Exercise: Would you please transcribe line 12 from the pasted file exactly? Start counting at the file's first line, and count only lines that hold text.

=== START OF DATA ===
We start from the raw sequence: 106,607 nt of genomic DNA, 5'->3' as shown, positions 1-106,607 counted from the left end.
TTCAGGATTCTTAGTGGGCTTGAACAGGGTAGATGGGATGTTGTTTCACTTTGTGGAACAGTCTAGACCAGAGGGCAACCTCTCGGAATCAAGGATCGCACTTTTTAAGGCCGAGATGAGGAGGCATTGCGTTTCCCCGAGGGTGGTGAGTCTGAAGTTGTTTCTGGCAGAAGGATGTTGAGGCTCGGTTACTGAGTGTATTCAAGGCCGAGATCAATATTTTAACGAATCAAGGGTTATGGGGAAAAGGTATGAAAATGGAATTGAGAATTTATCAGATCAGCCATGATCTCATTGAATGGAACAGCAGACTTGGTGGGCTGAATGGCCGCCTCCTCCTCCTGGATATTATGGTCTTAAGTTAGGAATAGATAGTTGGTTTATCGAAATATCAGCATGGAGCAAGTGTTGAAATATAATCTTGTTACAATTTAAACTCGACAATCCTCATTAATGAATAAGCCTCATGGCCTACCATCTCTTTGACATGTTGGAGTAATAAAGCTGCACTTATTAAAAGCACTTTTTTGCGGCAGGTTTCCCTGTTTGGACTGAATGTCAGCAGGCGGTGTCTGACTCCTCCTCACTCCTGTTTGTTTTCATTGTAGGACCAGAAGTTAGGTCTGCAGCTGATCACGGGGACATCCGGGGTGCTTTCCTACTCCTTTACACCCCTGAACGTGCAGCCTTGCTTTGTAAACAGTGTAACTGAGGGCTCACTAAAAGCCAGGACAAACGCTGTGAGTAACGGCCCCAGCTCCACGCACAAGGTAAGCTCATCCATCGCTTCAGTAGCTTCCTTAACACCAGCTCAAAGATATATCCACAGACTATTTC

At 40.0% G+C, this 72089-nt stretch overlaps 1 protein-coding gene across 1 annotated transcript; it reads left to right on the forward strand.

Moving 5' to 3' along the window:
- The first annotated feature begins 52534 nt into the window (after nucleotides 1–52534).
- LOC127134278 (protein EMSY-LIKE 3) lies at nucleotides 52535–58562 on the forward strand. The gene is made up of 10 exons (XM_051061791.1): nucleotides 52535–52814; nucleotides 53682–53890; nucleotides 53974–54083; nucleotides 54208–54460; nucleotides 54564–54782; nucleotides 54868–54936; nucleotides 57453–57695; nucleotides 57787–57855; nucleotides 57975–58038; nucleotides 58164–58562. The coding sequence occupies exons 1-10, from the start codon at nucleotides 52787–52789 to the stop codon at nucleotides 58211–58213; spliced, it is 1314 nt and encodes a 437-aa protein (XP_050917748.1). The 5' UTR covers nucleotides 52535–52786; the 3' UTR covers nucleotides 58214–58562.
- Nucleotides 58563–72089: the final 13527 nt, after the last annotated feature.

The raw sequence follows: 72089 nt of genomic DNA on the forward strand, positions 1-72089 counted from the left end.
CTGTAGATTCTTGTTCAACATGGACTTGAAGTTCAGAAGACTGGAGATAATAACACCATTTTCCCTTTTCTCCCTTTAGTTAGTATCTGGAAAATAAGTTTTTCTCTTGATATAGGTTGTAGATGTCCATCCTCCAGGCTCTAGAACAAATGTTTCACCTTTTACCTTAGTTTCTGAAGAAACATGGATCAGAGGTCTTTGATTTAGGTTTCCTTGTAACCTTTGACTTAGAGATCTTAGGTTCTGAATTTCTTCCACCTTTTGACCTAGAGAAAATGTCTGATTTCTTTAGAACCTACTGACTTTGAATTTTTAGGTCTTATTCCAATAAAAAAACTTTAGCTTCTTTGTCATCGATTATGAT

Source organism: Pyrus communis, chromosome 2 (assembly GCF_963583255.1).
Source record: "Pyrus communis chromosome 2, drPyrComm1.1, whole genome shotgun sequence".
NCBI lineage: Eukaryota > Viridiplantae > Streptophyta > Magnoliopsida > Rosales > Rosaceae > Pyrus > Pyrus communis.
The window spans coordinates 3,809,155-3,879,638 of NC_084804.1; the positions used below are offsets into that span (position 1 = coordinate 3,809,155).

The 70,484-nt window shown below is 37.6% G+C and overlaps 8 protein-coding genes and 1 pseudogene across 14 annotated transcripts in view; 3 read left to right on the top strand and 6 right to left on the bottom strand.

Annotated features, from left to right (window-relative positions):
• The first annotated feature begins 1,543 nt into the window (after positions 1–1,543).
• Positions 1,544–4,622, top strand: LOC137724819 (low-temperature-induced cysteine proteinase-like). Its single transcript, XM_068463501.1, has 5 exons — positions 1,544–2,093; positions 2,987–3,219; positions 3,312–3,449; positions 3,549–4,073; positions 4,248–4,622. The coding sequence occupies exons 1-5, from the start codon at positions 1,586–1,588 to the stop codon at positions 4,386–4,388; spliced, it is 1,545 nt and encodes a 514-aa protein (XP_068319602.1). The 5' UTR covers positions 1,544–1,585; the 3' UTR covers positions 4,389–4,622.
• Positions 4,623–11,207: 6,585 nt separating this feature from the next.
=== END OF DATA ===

NCBI lineage: Eukaryota > Viridiplantae > Streptophyta > Magnoliopsida > Rosales > Rosaceae > Pyrus > Pyrus communis.